Epi DIC on Mitutoyos with a Nikon slider

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Scarodactyl
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Epi DIC on Mitutoyos with a Nikon slider

Post by Scarodactyl »

I've been working on this for a while, but I finally got epi DIC set up on my microscope. Though transmitted DIC is much more popular and sought after, epi DIC is great for looking at crystal surface textures and can be used on mineral inclusions as well in some cases, and I've long been impressed with the results that Nathan Renfro (@microworldofgems on instagram)
I'd tried four other DIC systems trying to find something that would give decent photos with my mitutoyo objectives--first an Olympus BH2, then two different finite Optiphot DIC nosepieces and a Bausch and Lomb balplan (that last one I didn't actually try with the mitutoyos, it was just really cheap and I was curious)--plus a couple of Leitz fixed prisms just in case. These all worked, with the Olympus ones giving the best color with mitutoyos, but also all had the same issue (even when used with the correct objectives): objectionable image doubling. Here's an example picture of the surface of a diamond crystal taken on the Olympus system:
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Juuuust enough to ruin the pictures for me, at least on any subject with fine details or acute angles (like a crystal surface). Each of those I tried seemed to give about the same degree of doubling. This is an issue that makes sense with DIC, since you're essentially splitting and recombining the image, but I also knew better results were possible since I'd seen Nathan's pictures. I have one of his prints on my wall and when I get my nose up to it I can see a hint of doubling but that's it. His were taken on a Zeiss universal.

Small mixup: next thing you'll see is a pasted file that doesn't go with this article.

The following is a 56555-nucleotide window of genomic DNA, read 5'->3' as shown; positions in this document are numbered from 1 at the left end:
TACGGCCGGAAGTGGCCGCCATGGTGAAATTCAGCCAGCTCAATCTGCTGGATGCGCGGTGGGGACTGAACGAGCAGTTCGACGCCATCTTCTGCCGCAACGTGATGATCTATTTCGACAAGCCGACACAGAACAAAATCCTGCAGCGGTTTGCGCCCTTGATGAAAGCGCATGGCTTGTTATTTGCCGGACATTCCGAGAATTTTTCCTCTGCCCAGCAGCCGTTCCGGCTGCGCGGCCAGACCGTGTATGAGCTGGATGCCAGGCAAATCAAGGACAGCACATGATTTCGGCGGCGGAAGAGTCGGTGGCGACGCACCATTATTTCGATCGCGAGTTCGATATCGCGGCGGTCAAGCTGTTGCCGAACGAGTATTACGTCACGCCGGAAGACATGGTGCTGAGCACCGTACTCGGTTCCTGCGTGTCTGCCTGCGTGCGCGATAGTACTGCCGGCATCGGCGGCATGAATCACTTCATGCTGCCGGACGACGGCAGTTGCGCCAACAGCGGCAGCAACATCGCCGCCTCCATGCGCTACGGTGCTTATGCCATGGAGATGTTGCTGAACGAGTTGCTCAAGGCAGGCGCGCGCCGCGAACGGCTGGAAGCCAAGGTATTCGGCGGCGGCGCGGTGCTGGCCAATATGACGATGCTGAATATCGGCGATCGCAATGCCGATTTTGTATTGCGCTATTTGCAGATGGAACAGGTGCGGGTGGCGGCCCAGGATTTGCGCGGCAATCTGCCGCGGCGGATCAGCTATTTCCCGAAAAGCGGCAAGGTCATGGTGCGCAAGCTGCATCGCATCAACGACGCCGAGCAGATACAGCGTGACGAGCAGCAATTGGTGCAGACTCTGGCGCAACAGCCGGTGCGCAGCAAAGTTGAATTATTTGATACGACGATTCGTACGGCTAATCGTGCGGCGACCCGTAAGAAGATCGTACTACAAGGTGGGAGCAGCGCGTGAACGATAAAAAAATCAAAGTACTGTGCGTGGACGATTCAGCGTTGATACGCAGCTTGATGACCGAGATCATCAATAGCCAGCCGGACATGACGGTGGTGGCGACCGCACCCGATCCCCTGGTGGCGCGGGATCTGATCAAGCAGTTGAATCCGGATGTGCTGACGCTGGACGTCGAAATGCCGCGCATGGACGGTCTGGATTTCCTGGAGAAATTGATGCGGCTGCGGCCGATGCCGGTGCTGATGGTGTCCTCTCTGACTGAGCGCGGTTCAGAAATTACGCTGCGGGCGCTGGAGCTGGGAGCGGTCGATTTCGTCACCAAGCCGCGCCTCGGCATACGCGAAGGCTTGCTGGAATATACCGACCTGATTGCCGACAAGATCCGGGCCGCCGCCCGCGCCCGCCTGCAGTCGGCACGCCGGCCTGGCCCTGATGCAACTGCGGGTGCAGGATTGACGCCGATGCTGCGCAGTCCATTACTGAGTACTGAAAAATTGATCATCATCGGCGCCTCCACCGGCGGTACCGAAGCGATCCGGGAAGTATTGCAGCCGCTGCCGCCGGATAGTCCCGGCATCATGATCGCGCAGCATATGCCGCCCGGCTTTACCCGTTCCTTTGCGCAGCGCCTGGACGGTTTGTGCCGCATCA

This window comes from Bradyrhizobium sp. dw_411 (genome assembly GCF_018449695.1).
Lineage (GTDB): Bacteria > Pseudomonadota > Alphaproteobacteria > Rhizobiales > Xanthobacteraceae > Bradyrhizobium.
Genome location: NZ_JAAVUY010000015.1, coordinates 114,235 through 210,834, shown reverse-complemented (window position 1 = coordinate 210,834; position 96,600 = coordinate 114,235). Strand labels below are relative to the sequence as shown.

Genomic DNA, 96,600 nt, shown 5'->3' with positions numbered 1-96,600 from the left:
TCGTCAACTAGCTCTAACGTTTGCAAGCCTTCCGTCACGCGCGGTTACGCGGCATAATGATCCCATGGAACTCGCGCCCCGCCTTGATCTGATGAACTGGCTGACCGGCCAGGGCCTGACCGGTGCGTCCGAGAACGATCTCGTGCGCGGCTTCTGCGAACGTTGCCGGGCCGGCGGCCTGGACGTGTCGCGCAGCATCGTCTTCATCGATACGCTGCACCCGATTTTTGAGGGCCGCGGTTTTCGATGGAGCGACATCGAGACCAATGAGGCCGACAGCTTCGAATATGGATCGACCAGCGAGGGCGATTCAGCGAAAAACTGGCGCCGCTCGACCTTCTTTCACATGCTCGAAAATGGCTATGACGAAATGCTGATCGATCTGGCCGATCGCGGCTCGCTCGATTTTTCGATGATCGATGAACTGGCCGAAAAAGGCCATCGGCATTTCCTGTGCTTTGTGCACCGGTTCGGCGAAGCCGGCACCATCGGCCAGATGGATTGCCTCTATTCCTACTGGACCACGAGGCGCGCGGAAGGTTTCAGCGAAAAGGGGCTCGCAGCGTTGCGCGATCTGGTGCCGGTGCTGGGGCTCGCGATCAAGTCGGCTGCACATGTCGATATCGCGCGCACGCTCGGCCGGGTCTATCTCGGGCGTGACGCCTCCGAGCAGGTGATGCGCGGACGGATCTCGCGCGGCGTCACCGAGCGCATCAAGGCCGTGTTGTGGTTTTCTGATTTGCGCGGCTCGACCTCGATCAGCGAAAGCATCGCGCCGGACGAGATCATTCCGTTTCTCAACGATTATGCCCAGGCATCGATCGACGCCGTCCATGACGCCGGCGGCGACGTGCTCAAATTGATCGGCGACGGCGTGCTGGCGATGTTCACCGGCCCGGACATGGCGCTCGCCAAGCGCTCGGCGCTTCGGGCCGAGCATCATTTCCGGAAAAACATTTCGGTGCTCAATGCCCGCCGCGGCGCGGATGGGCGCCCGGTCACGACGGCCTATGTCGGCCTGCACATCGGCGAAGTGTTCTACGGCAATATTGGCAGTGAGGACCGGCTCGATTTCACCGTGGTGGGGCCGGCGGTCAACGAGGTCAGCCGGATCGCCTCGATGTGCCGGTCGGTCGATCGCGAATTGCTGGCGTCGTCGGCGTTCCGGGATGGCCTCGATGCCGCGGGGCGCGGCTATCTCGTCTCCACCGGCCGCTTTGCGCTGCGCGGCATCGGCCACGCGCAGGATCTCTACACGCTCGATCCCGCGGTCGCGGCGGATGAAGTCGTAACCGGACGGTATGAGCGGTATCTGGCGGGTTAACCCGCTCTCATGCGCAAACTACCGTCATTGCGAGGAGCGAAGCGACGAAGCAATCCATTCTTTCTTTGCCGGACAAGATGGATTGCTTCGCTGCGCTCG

Mitutoyo does have a DIC option for their finescope line, but it doesn't look like a very elegant system, with each slider rated for one or two objectives but with only a single slot under the illuminator rather than one above each objective on the nosepiece. Anyway, I've only seen one prism for saleused and it was expensive.
So anyway, I had almost given up hope when a unicorn appeared on eBay: a Nikon eclipse L-DIC slider at a potentially affordable price. This is the one used on their current industrial microscopes. My offer on it was accepted, but actually mounting it proved to be an interesting challenge (skip the next paragraph and a half to avoid boring mechanical details). I use a Nikon UM-2 measurescope which takes optiphot style Nikon nosepieces, but I needed an Eclipse nosepiece with a slot for the DIC slider. Fortunately I was able to find a Nikon eclipse head/nosepiece holder mislabeled on eBay for a good price, and had a custom part machined to mount it to my UM2, then 3d printed a sleeve to get my optiphot illuminator to fit (the infinity optiphot illuminators have a smaller optiphot-sized male dovetail at the bottom and a larger eclipse-sized female dovetail at the top). I still need to improve this part as the centration isn't 100% perfect but it's close enough for now.
Actually getting a nosepiece with a DIC slider was another challenge--the generic BF/DF eclipse nosepiece looks like it has a slot but if you remove the cover what's behind it is the side of the darkfield stop. I spent a while looking for one of the nosepieces intended for DIC but they're scarce and expensive, with the cheapest one on eBay coming in at 600 bucks. So instead I got an extra bf/df nosepiece and removed the darkfield stop. Once that's removed there is a slot, but it's just a little too small for the slider, tapering from 23.8 at the top to 23.2ish at the bottom. I assume that they use the same part but machine it out on the DIC variant. Anyway, I have a dremel and time so I was able to widen it out enough to accept the slider:
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Anyway, it was a pretty involved process to get it mounted, and I finally got to try it out. The results were worth it, with almost no doubling and really nice, bright colors. It even works with the mitutoyo 2x objective! Here are a few example images taken of quartz crystal surfaces (note the specks aren't dust, they're little pits on the surface).